A few weeks ago, there was a remarkable article in the Science Times (NYT, 29.04.08), in which Dr. Arno Motulsky was interviewed. As a teenager in Germany, Dr. Motulsky spent years trying to emigrate to the United States, and--like Walter Gropius, see Bauhaus idolatry below--he was fortunate to be able to do so: in his case, the window between staying and going boiled down to a mere 10 days. "If my visa had taken any longer," he recalls, "I wouldn't be here...I would have ended up in Auschwitz, like most of the people I left behind."
It's a good thing, for all of us, that he got here.
In 1957, Dr. Motulsky asked a question about the negative interaction of two drugs with a set of enzymes produced by certain human genes that "set off a revolution in research." What does this have to do with design? In the simplest terms: the good doctor goes on to discuss how one of his new projects relates to human color vision, and a recent finding that "the same exact red color is perceived as a different type of red, depending on a person's genetic makeup." Amazing, yes?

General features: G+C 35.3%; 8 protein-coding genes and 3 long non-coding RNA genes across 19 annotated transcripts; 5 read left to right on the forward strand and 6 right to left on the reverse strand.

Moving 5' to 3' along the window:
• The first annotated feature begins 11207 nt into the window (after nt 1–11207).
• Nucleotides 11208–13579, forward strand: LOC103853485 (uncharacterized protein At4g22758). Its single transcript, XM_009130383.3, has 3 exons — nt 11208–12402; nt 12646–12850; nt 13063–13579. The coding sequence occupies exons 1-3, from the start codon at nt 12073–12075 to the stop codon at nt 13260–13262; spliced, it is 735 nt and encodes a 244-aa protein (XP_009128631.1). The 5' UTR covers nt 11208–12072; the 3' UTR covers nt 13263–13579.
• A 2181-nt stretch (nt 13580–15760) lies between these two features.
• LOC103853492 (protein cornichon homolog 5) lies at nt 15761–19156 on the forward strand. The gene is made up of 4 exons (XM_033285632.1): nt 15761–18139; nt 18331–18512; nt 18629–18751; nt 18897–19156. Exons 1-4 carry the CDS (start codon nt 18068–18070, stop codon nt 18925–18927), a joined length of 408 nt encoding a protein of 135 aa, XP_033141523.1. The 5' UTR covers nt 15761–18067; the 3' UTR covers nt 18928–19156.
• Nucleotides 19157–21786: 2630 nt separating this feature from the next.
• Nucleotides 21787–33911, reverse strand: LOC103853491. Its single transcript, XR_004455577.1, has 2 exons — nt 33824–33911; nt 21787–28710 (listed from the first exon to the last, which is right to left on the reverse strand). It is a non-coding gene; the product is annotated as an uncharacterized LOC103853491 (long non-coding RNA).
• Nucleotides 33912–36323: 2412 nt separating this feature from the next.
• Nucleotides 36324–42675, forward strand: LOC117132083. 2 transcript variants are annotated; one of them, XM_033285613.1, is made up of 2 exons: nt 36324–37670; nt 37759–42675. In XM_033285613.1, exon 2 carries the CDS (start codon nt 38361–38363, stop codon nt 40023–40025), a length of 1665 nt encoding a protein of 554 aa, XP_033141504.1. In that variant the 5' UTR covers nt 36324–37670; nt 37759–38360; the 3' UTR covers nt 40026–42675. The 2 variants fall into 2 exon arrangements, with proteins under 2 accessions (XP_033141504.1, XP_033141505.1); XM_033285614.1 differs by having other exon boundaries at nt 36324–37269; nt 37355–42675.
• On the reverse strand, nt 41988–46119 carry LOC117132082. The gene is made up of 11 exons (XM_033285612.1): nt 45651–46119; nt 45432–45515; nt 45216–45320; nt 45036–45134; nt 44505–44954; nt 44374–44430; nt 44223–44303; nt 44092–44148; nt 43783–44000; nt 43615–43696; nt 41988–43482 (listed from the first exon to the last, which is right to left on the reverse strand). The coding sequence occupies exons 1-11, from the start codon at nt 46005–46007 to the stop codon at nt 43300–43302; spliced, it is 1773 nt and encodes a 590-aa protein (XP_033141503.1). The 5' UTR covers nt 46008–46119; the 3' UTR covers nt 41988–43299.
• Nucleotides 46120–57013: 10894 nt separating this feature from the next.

"Q. What's the point of knowing this?"
"A. It's exciting to learn that because of heredity, different people can see the same thing differently. I think this may prove useful in studying more complex brain functions.
If this were 20 years ago, I'd focus on neurogenetics.
What's going on in the brain, that's the last frontier."
Doesn't get much cooler than that, as far as I can see.